−The law level functions that are used to create the above objects have the same name as the object. They all return a unique handle (a variable of type double) that can be further used to change the object properties using {{Codeline|set (h, POPERTY, VALUE)}}.

+In general one would use higher level function such as in the example below::

+{{Code||<syntaxhighlight lang="octave" style="font-size:13px">

+ graphics_toolkit ("qt");

+ x = 0:0.1:3;

+ y = sin (x);

+ p = plot (x, y, "b");

+</syntaxhighlight>}}

−This should get you a plot of a part of a sine wave. Octave has used all standard properties like line widths, fonts, etc, except for the line color which was forced to be blue (via the {{Codeline|'b'}}).

This should get you a plot of a part of a sine wave. Octave has used all standard properties like line widths, fonts, etc, except for the line color which was forced to be blue (via the {{Codeline|'b'}}).

+
+Before going into the hierarchy and how to change things, let's make things more complicated:

+
+ graphics_toolkit ("gnuplot");

+ figure (1)

+ x = 0:0.1:3;

+ y = sin (x);

+ p = plot (x, y, "b");

+ figure (2)

+ subplot (2, 1, 1);

+ r = plot (x, y.^2, "og");

+ subplot (2, 1, 2);

+ q = plot (x, x.^2, "k");

+
+* You now have 2 windows that popped up on your screen: figure 1 and figure 2. Their handle is the integer figure number (1 and 2 here)

+* figure 2 has two axes objects inside. In order to have access to those axes properties one could have stored its handle, returned by the subplot function, e.g. {{Codeline|<nowiki>hax = subplot (2,1,1)</nowiki>}}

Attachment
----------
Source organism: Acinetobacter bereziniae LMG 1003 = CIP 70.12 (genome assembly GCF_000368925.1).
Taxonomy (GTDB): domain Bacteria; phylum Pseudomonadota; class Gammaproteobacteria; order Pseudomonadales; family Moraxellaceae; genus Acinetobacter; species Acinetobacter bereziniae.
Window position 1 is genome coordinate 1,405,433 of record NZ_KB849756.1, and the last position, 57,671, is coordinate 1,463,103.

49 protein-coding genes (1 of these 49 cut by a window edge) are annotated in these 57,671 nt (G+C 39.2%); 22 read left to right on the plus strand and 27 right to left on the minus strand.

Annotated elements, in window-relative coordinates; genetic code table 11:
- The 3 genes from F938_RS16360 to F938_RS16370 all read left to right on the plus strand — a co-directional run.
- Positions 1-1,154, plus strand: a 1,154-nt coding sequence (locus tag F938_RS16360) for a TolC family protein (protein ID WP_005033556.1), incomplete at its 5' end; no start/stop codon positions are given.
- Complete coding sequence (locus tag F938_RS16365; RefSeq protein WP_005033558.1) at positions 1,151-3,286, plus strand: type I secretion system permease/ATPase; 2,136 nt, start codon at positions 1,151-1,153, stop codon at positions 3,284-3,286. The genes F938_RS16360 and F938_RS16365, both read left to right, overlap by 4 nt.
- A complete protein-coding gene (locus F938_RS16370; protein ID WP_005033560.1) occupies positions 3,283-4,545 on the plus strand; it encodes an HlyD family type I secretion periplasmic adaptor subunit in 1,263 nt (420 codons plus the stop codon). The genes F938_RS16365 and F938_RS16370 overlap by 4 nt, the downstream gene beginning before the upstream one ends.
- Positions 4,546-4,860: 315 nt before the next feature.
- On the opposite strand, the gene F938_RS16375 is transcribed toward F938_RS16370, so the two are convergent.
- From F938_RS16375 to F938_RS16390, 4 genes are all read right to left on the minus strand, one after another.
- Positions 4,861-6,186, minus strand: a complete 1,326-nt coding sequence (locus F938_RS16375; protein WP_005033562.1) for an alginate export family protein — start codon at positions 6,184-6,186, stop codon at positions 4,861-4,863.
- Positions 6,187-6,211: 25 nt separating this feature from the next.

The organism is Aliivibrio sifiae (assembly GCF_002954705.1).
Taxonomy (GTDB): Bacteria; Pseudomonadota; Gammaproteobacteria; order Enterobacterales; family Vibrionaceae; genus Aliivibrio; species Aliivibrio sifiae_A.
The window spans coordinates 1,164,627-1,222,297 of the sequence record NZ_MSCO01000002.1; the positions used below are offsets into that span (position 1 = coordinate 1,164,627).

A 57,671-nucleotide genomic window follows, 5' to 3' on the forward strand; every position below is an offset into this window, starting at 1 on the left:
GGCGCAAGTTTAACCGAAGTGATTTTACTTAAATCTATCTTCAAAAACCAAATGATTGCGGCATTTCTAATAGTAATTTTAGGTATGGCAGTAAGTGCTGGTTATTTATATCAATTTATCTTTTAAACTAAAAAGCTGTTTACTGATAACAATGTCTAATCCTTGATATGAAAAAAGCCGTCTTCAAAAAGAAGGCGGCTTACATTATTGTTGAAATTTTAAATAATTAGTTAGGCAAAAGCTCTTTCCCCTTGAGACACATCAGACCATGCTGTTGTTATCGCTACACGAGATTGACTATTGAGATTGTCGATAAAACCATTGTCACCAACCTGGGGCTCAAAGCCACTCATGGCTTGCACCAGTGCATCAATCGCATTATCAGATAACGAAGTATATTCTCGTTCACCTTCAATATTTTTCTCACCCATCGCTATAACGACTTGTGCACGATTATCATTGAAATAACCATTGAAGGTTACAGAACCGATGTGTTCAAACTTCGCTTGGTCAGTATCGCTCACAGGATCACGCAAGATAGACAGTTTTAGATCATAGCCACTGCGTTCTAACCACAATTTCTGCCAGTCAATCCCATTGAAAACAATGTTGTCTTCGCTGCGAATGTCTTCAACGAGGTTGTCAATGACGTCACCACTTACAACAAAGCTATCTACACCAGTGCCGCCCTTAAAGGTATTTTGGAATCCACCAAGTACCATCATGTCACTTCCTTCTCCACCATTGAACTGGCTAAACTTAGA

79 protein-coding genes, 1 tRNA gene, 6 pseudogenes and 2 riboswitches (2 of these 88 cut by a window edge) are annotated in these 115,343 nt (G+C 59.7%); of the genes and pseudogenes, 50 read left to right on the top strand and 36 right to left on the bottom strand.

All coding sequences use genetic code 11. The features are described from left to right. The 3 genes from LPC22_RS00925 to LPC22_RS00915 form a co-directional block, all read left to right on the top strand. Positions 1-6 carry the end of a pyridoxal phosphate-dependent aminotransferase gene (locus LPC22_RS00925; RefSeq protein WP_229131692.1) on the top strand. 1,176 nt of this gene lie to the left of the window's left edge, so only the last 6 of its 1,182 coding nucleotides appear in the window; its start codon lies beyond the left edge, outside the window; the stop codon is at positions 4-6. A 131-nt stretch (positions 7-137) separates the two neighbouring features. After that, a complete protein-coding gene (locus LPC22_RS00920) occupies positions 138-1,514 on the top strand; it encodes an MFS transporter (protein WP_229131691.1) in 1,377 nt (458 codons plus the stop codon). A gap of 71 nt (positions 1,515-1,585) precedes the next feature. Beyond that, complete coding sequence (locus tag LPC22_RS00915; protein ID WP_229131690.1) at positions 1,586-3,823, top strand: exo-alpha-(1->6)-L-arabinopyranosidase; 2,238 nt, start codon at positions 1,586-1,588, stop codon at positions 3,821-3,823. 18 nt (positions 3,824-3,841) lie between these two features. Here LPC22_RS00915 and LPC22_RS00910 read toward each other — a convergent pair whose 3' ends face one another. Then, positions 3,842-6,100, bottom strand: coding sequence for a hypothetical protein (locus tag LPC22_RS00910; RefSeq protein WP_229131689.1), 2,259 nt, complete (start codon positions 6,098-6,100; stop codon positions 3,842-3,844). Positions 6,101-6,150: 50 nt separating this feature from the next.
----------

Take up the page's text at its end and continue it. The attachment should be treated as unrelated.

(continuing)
+* the actual curves {{Codeline|<nowiki>y = sin (x) .^2</nowiki>}} and {{Codeline|<nowiki>y = x.^2</nowiki>}} are line objects that can be tuned using their repsective handles {{Codeline|p}} and {{Codeline|r}}.

+
+So let's say you want to change the line thickness of the curve in figure 1:

+ figure (1)

+ set (p, "linewidth", 3)

+
+You can get the color of the two other plots by referring to their handles:

+ get (q, "color")

+ get (r, "color")

+Which will give you the RGB code for black (0,0,0) and green (0,1,0).

+
+Have a look at all the properties of line objects:

+ get (q)

+
+Some of those properties are read-only, while others have a limited set of allowed values. You may also want to look at modifiable properties and their allowed values:

+ set (q)

+
+And {{Codeline|set}} anything that is not to your taste to something else (for what's available see the [http://www.gnu.org/software/octave/doc/interpreter/ manual]).

+ set (p, "marker", "*")

+
+Adding {{Codeline|text()}} inside an {{Codeline|axes()}} object is done by

+ text (2, 0.8, "HERE");

+... but it now is inserted in figure 1, which ''might NOT be what you anticipated''.

+All low and high level plotting functions draw by default on the 'currentfigure' in the 'currentaxes' for which the handles can be retrieved using:

+ hfig = gcf (); # returns a handle to the current figure

+ hax = gca (); # returns a handle to the current axes

+
+In order to change the current figure/axes and draw in figure 2 you may either make them current using the the figure {{Codeline|figure (NFIG)}} function:

+ figure (2) # figure 2 is now the current, let's check

+ get (0, "currentfigure")

+ haxes = get (gcf (),"children") # retrieve all axes handles

+ set (gcf (), "currentaxes", haxes(2)) # set the second axes current

+ text (1.0, 0.5, "THIS IS WHAT I WANTED")

+
+... or explicitly specify the parent object in which you would like to draw the text:

+ haxes = get (2, "children") # retrieve all axes handles

+ text (1.0, 0.5, "THIS IS WHAT I WANTED", "parent", haxes (2))

+
+[[Category:Tutorials]]